multiple times if the buffering mode is enabled.</p><p>Here are some examples:</p><div class="code panel pdl" style="border-width: 1px;"><div class="codeContent panelContent pdl">
-<pre class="brush: java; gutter: false; theme: Default" style="font-size:12px;">InputStream is = new ByteArrayInputStream("&lt;foo&gt;&lt;bar attr=\"3\"&gt;barValue&lt;/bar&gt;&lt;/foo&gt;".getBytes());
+<pre class="brush: bash; gutter: false; theme: Confluence" style="font-size:12px;">InputStream is = new ByteArrayInputStream("&lt;foo&gt;&lt;bar attr=\"3\"&gt;barValue&lt;/bar&gt;&lt;/foo&gt;".getBytes());
 XMLSource xp = new XMLSource(is);
 xp.setBuffering(true);
 // query 1
@@ -143,7 +146,7 @@ Node node = xp.getNode("/foo/bar/@attr",
 assertEquals("3", node.getTextValue());
 </pre>
 </div></div><p>In the above example a primitive attribute node is accessed in a number of ways, using the same XMLSource instance. <br clear="none"> Matched XML complex (element) nodes can be converted in a similar way:</p><div class="code panel pdl" style="border-width: 1px;"><div class="codeContent panelContent pdl">
-<pre class="brush: java; gutter: false; theme: Default" style="font-size:12px;">public class Bar {
+<pre class="brush: bash; gutter: false; theme: Confluence" style="font-size:12px;">public class Bar {
     @XmlAttribute
     private String attr;  
     public String getAttribute() {
@@ -164,7 +167,7 @@ String value = xp.getValue("/foo/bar");
 assertEquals("&lt;bar attr=\"3\"&gt;barValue&lt;/bar&gt;", value);
 </pre>
 </div></div><p>Note that JAXB is used internally to convert the matched XML element into a class like Bar which does not have to have an @XmlRootElement annotation. The 2nd query in the above example how a String representation of the matched complex node can be captured.</p><p>XMLSource also provides methods for capturing multiple nodes, example:</p><div class="code panel pdl" style="border-width: 1px;"><div class="codeContent panelContent pdl">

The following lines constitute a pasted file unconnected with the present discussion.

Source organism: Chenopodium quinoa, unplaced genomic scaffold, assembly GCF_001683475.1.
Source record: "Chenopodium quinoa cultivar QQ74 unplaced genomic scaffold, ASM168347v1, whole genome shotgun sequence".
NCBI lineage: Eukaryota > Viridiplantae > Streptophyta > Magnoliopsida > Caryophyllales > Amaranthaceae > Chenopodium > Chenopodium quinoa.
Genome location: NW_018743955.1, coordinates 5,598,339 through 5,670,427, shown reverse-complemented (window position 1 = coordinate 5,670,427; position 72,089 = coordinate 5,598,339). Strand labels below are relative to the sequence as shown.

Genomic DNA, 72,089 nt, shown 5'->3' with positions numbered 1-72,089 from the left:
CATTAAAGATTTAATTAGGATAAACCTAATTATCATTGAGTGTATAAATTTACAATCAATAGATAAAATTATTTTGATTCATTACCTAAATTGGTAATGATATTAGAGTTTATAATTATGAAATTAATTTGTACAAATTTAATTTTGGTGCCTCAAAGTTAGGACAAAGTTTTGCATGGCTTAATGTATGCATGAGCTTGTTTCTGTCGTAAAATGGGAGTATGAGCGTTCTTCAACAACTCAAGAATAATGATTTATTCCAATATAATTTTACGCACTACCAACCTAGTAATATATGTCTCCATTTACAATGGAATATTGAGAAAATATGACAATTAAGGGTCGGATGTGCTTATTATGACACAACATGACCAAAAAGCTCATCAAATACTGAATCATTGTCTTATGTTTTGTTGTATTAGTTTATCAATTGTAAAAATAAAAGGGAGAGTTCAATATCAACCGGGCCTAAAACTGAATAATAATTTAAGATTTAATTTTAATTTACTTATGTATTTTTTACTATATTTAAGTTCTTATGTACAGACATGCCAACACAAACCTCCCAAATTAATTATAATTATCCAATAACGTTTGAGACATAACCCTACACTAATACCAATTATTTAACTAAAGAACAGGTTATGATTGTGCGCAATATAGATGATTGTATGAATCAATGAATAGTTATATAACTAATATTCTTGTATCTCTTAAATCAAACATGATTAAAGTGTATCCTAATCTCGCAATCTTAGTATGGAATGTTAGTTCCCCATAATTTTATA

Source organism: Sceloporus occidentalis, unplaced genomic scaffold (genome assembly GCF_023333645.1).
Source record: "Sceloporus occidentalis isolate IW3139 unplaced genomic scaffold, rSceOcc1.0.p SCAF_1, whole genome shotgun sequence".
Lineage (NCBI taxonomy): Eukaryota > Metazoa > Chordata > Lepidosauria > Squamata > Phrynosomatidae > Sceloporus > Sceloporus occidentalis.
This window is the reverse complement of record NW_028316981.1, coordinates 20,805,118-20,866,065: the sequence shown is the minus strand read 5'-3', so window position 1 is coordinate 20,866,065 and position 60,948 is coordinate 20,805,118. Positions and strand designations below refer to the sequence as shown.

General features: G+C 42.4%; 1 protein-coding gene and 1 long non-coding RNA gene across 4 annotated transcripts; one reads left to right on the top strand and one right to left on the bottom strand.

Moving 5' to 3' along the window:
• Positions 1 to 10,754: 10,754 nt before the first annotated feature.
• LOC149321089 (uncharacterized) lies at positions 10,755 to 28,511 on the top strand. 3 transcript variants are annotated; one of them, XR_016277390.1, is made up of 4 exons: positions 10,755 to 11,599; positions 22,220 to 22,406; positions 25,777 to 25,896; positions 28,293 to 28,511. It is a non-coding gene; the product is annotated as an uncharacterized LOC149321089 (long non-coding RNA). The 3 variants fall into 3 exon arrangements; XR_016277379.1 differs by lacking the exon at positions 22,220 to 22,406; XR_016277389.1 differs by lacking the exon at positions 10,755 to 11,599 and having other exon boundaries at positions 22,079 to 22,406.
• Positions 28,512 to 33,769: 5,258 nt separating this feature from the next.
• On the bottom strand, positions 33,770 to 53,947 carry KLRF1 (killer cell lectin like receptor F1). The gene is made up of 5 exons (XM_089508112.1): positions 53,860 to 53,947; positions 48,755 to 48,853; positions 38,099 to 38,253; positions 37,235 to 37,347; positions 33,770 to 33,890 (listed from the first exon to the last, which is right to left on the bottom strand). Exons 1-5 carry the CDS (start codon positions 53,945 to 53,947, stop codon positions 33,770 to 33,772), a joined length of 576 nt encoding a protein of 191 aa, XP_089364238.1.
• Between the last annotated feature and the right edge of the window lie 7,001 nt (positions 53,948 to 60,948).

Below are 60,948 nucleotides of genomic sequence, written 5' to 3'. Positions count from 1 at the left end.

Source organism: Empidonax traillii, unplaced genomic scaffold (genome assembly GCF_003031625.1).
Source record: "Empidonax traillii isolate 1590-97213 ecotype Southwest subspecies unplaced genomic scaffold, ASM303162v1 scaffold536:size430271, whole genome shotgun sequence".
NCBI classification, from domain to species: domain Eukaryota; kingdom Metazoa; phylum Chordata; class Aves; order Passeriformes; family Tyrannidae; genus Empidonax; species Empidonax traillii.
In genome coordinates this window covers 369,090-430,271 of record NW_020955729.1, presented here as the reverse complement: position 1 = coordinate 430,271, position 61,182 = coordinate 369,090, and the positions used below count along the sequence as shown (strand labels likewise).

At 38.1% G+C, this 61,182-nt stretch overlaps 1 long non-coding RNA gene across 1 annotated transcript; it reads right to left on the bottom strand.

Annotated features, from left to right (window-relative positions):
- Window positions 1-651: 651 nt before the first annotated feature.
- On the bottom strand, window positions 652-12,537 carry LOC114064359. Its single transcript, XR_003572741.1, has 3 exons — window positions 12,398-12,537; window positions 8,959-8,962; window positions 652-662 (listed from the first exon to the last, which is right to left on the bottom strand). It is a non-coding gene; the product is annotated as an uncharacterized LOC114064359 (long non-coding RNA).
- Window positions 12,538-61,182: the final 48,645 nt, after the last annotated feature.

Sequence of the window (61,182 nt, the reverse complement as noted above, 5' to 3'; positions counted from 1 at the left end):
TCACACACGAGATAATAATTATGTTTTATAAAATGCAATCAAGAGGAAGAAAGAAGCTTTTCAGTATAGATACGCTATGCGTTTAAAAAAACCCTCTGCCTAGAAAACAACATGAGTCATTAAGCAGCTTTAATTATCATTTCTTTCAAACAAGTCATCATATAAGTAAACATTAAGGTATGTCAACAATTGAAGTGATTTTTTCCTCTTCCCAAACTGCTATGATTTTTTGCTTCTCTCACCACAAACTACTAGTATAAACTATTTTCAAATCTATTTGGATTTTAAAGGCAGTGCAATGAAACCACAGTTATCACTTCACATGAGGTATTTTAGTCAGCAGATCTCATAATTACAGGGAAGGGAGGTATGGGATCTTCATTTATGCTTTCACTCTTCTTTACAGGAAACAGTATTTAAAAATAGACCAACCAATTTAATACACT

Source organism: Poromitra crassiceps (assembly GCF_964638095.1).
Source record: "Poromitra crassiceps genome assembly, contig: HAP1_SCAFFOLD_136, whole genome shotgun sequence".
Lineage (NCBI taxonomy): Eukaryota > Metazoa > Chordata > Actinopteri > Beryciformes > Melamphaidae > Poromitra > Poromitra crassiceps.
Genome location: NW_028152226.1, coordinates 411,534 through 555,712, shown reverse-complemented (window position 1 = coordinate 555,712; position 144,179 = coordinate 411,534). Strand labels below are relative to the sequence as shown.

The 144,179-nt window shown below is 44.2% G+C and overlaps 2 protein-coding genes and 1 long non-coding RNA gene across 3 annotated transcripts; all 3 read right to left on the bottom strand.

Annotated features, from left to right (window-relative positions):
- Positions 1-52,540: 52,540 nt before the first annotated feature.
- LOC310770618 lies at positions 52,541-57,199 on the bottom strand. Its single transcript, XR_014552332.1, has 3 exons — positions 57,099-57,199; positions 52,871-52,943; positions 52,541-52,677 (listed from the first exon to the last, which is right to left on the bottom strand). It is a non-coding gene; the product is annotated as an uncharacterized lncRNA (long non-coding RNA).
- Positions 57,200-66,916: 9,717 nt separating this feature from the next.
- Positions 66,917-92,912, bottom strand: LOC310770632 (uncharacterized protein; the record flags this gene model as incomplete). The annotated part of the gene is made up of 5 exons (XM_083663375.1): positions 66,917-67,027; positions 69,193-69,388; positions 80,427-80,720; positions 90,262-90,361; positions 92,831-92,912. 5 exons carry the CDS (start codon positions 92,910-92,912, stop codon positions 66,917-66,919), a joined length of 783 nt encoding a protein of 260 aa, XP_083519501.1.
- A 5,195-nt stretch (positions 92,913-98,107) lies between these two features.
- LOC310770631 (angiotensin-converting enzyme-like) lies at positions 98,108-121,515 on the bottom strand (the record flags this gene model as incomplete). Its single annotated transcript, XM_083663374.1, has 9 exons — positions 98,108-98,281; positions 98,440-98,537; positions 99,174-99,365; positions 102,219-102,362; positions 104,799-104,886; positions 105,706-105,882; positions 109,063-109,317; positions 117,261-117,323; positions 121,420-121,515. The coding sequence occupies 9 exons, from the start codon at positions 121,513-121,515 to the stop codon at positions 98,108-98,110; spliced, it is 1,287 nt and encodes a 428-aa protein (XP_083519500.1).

-<pre class="brush: java; gutter: false; theme: Default" style="font-size:12px;">InputStream is = new ByteArrayInputStream("&lt;foo&gt;&lt;bar attr=\"3\"&gt;value1&lt;/bar&gt;&lt;bar attr=\"4\"&gt;value2&lt;/bar&gt;&lt;/foo&gt;".getBytes());
+<pre class="brush: bash; gutter: false; theme: Confluence" style="font-size:12px;">InputStream is = new ByteArrayInputStream("&lt;foo&gt;&lt;bar attr=\"3\"&gt;value1&lt;/bar&gt;&lt;bar attr=\"4\"&gt;value2&lt;/bar&gt;&lt;/foo&gt;".getBytes());
 XMLSource xp = new XMLSource(is);
 xp.setBuffering(true);
 // query 1
@@ -181,7 +184,7 @@ assertEquals(4, intValues[1]);
 Bar[] nodes = xp.getNodes("/foo/bar", Bar.class);
 </pre>
 </div></div><p>All the above examples have been simplified in that no namespaces have been used. Most real XML instances will have plenty of them and XMLSource has methods accepting optional maps containing prefixes as keys and namespaces as values:</p><div class="code panel pdl" style="border-width: 1px;"><div class="codeContent panelContent pdl">